07/03/2012 10:04 am ET | Updated Sep 02, 2012

Interview: Actor Martin Donovan Takes the Direct Approach

"Directing this film has been an act of survival," Martin Donovan says, sitting in a Manhattan office on a warm June afternoon. "Directing a film was something I always wanted to do, something that seemed an inevitability in my development as an actor.

"I'm at an age where I thought, if I don't make a film, I'll die. It was the same at the time when I started acting."

The film is Collaborator, opening in limited release Friday, July 6th, in which Donovan plays playwright Robert Longfellow. Suffering the embarrassment of a critical drubbing for his latest play, he heads back to the San Fernando Valley to visit his mother -- and, while having beers with a stoner/wastrel/neighbor who was friends with his older brother (played with gritty wit by David Morse), he finds himself the hostage in a stand-off between the neighbor and the police.

Donovan wrote the script over a period of years but didn't approach it as a vehicle for himself: "I never thought of it as a showcase," the 54-year-old actor says. "It would not have been as good a film if that was my objective. I wanted to express myself more fully through writing and directing. It just feels like a package deal. Anytime you create anything, you try to exert mastery over your world."

In the film, Longfellow is a man at loose ends. But his neighbor, Gus, is at a dead end. Still living with his mother in his 50s, he's never held a steady job, spends his time drinking beer and smoking weed and has been in and out of jail. So he's fascinated at the prospect of picking the brain of a Broadway playwright, who teaches him a thing or two about his own abilities as an incipient writer.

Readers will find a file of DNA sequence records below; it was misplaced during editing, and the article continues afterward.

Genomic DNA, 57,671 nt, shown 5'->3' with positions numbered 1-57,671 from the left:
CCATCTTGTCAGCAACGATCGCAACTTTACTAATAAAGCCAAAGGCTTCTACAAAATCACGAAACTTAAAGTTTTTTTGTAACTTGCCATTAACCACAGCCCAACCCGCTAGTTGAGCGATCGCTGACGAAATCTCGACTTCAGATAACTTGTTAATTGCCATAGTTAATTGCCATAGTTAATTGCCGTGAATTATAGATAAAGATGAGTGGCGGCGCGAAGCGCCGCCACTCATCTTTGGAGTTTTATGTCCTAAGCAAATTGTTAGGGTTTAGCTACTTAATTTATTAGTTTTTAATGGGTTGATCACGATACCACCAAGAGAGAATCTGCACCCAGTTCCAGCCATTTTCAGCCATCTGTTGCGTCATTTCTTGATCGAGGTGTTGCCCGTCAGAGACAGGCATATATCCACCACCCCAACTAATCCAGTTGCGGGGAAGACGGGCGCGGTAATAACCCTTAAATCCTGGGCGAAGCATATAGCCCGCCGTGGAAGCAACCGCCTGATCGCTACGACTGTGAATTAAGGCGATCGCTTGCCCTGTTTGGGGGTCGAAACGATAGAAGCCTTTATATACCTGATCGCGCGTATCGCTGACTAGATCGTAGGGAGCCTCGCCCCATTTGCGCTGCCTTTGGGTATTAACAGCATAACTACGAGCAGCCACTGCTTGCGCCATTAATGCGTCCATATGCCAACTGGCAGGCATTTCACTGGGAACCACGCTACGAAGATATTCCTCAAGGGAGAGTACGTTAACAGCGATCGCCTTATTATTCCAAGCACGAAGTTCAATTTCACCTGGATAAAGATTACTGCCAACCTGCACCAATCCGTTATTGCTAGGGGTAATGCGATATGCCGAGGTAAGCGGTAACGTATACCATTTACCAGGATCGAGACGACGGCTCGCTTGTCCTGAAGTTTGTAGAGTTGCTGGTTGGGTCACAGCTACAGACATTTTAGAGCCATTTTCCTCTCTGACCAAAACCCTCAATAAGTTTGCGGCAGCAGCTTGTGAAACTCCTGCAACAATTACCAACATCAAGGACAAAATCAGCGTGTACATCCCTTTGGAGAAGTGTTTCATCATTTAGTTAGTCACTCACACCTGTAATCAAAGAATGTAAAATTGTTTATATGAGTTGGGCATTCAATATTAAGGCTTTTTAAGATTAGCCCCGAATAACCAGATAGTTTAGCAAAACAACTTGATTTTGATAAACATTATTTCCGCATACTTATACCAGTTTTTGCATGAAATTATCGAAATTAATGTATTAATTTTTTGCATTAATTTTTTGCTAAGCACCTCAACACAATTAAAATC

"I wanted to make sure we didn't patronize Gus -- I wanted the audience to be able to empathize with him and David could naturally do that," Donovan says. "Once David and I talked about the fundamentals of Gus, I didn't have to say much."

Shot in less than three weeks, with Sault Ste. Marie, Ontario, standing in for the Valley, the film offered Donovan few surprises as a director, except for one.

"The thing I wasn't prepared for is that part of the director's job is preventing knife fights," Donovan says with a laugh. "You know, the clash of personalities within the crew -- and playing den mother. Don't get me wrong -- I had a great crew. But it's in the nature of a gathering of human beings: There are going to be some disagreements or personalities that don't gel. And they all come running to you. The job is pretty overwhelming as it is -- and then to facilitate and mediate between people who want to gouge each other's eyes out is, well, challenging."

This interview continues on my website.